But let us inquire into the full import of these divine expressions. There must have been a First, and that First must have been the Eternal. The First must be underived, for any being derived from another cannot be the First; that from which it was derived must have existed before it. The First can only be the name of the Eternal Love, from which all things have sprung, the Father. Everything below this is referable to something prior. The outward universe is manifestly the ever-varying product of the universe of causes, laws, and powers within it. These powers, laws, and causes within, are the results of the divine power which impels and sustains them. The divine power flows from the divine love and wisdom, for wisdom without love would be motionless, and love without wisdom, blind. Power, therefore, is an effect of the principles from which it flows, and the divine power is simply the infinite energy of the divine love and wisdom, the love which desires to bless, and the infinite wisdom which prescribes the means. The divine intelligence flows from the divine love, the way comes from the will, the light from the fire. The fire of the Divine Love is the First, the eternal source of all things. God is Love. The Divine Love in the Word is called " The Father," because it is the spring whence all the attributes of God proceed, and from which all divine operations in heaven and earth exist. Hence, those who erroneously suppose the Divine Trinity to consist of three divine persons, say the Father is the first person, and the Son is the second, and the Holy Ghost the last person in the Trinity. But here the Lord Jesus declares Himself to be the First, plainly asserting that He is the Father as well as the Son. "I am the First :" and He is also the Last, and, certainly, the first and the last must include the second. In the very nature of things the First must be the Eternal God. Hence, Jehovah in the Old Testament makes use of the very declaration of our Saviour here. “Thus saith the Lord (Jehovah) the King of Israel, and his Redeemer the Lord (Jehovah) of hosts; I am the First, and I am the Last ; and beside me there is no God." — Isa. xliv. 6. Again : "Hearken unto me, Jacob and Israel, my called: I am He; I am the First, I also am the Last." There cannot be two Firsts. If there were two equal there would be no First. The First can only be one, and must be eternal. If nothing had preceded it, nothing would be the First. If some other being or person had gone before it, that other would be the First. The First, then, means the Eternal One, and therefore it is conjoined in the text quoted above, with the declaration, ''Beside me there is no God." But the Lord Jesus says "He is the First."How then can we hesitate to acknowledge that He and Jehovah are one? If we seek to ascend in thought those links in the chain of being which evidently exist between this outer world and its Creator, we shall come to the same conclusion. The world of nature is, undoubtedly the outside of the universe. It consists, manifestly, of dead matter, everywhere subject to laws which operate in all its changes, all its movements. It is the world of effects; these laws are the immediate causes. But laws, themselves, are only the effects of principles from which they proceed. Human laws which are wise and good, flow from the goodness and wisdom of those who enact them. The laws of the universe are perfect. They accomplish the object intended with the nicest accuracy. They are arranged with unerring wisdom. But not only is the wisdom apparent, so as to display the infinite understanding from which they have originated, but the benevolent purpose of every one is equally apparent. They not only give their innumerable blessings, but give them freely, hoping for nothing again. The end of ends in them is to produce and perfect immortal human beings, who shall be prepared, in this world, to be fully happy in their everlasting home. A countless number of worlds, with a constantly increasing multitude of inhabitants on them, to add for ever to the societies of the blessed, this is, undoubtedly, the great end visible in an enlarged view of the universe. And this end is infinitely benevolent. It implies love unutterable and boundless. Beyond this we cannot go. This is the First. By another way, we have come to the same conclusion, '' God is Love." Beyond the Divine Love we cannot go. Here, we can only say, "It is." Hence, the word Jehovah signifies " He who is." And when He sent Moses to the Israelites, He commanded him to say, " I AM " hath sent me unto you. Time is nothing to His supreme existence. One eternal now is before Him. He ever has been the “I AM" He always will be. The Lord Jesus adopted the same style, when He said to the Jews, '' Before Abraham was I AM." — John viii. 58. Here, again, establishing His identity with Jehovah.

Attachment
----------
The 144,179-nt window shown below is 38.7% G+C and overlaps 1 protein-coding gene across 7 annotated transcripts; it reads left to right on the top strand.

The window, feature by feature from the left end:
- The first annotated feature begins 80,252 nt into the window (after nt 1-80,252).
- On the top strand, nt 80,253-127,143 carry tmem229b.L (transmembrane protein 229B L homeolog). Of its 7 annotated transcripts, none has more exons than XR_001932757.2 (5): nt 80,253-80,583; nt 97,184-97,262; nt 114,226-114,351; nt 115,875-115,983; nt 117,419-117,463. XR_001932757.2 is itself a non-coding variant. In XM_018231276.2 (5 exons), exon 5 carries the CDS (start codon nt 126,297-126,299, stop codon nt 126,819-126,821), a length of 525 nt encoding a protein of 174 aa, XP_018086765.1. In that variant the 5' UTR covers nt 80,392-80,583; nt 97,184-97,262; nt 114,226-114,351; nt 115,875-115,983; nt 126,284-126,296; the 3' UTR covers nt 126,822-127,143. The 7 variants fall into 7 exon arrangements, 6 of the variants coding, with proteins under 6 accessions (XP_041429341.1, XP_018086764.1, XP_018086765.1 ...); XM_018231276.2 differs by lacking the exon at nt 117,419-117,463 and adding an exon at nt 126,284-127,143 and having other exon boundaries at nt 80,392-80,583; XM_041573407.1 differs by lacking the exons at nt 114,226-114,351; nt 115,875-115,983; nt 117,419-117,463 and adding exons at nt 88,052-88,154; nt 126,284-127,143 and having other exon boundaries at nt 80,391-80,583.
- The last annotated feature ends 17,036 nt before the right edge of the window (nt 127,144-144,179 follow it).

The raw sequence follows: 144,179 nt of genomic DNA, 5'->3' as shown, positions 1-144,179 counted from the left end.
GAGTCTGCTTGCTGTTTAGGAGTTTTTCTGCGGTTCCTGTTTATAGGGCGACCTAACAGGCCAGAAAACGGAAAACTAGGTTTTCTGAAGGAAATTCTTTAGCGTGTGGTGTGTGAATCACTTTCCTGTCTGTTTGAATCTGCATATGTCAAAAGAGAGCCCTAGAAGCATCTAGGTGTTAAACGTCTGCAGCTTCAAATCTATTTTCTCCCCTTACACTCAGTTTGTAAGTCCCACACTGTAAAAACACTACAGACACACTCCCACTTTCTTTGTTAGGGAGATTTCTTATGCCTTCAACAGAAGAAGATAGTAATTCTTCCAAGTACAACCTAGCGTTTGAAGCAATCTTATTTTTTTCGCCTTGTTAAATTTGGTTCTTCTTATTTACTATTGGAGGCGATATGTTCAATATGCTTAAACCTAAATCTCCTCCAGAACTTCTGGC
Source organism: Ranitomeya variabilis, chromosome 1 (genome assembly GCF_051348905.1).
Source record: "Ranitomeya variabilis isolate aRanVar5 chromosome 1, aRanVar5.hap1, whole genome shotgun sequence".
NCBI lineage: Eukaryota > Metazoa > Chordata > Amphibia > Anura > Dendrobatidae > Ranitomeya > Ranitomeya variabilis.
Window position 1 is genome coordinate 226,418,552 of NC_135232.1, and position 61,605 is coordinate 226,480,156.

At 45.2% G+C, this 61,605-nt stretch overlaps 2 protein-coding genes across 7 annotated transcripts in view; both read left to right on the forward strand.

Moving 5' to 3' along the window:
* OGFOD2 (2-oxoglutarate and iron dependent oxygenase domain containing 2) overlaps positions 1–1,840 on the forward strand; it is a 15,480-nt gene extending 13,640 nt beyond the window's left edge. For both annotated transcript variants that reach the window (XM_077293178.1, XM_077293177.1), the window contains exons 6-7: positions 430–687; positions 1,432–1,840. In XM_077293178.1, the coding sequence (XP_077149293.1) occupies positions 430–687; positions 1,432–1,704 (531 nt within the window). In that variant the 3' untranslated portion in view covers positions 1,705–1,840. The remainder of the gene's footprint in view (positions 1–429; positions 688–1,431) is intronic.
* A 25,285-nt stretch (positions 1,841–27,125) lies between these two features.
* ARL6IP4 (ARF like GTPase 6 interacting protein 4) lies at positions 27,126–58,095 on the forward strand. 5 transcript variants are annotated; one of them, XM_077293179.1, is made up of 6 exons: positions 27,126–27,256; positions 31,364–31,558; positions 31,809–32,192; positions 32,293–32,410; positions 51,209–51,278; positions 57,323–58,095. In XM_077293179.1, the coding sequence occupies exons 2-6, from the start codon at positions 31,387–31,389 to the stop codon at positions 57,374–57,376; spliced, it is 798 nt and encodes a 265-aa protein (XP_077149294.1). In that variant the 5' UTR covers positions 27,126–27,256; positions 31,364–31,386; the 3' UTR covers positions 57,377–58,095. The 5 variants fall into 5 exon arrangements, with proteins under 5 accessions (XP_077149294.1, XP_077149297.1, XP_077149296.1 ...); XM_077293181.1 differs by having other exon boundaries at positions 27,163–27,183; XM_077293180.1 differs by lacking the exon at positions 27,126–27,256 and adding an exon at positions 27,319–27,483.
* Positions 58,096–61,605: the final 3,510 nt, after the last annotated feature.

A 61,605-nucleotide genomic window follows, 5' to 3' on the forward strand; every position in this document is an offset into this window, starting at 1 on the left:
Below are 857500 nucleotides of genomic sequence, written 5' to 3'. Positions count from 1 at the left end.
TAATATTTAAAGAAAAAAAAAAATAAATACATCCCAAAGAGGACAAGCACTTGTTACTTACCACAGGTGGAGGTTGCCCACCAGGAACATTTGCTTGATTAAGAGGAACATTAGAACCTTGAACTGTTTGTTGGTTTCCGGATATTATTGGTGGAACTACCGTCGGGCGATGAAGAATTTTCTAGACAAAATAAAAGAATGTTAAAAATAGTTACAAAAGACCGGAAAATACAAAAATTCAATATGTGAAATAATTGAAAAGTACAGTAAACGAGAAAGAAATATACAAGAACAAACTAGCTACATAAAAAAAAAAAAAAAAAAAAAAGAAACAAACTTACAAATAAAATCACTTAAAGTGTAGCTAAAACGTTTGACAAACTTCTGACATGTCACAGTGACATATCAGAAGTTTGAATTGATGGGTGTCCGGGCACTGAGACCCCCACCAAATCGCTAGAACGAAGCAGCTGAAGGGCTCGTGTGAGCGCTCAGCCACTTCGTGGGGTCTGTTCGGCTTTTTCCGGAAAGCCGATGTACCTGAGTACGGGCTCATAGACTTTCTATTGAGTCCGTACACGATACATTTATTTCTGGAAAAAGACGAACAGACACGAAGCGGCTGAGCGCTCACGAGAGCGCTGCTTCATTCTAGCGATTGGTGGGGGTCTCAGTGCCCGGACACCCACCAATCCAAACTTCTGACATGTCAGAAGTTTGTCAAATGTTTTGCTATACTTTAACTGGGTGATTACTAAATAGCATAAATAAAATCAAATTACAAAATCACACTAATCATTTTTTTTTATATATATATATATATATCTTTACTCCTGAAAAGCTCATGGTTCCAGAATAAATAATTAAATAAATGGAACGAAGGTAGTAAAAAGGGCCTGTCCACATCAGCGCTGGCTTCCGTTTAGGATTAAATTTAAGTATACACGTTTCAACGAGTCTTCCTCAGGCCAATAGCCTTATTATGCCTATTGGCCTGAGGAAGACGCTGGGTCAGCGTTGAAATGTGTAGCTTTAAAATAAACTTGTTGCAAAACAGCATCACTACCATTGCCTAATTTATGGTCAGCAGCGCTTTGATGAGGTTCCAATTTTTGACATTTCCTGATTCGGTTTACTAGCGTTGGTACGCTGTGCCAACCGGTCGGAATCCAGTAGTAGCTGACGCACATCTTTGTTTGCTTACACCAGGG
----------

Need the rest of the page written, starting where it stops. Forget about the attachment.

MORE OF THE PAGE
We have analogy to assist us here, as in all other things; Dr. Young wisely styles '' analogy, man's surest guide below." When we see a well-arranged and commodious mansion rise before us, and we inquire how it came there, we shall probably discover that it was erected by the skill of some builder, according to the plan of some architect But we shall not stop here. We feel there must have been something beyond building skill, beyond architectural plan. And this we find in the desire or love of the owner of the house that he might have a comfortable habitation, and thence be of use to mankind. This love is the first principle of operation, the result is the last, but the love pervades and makes itself felt in the whole.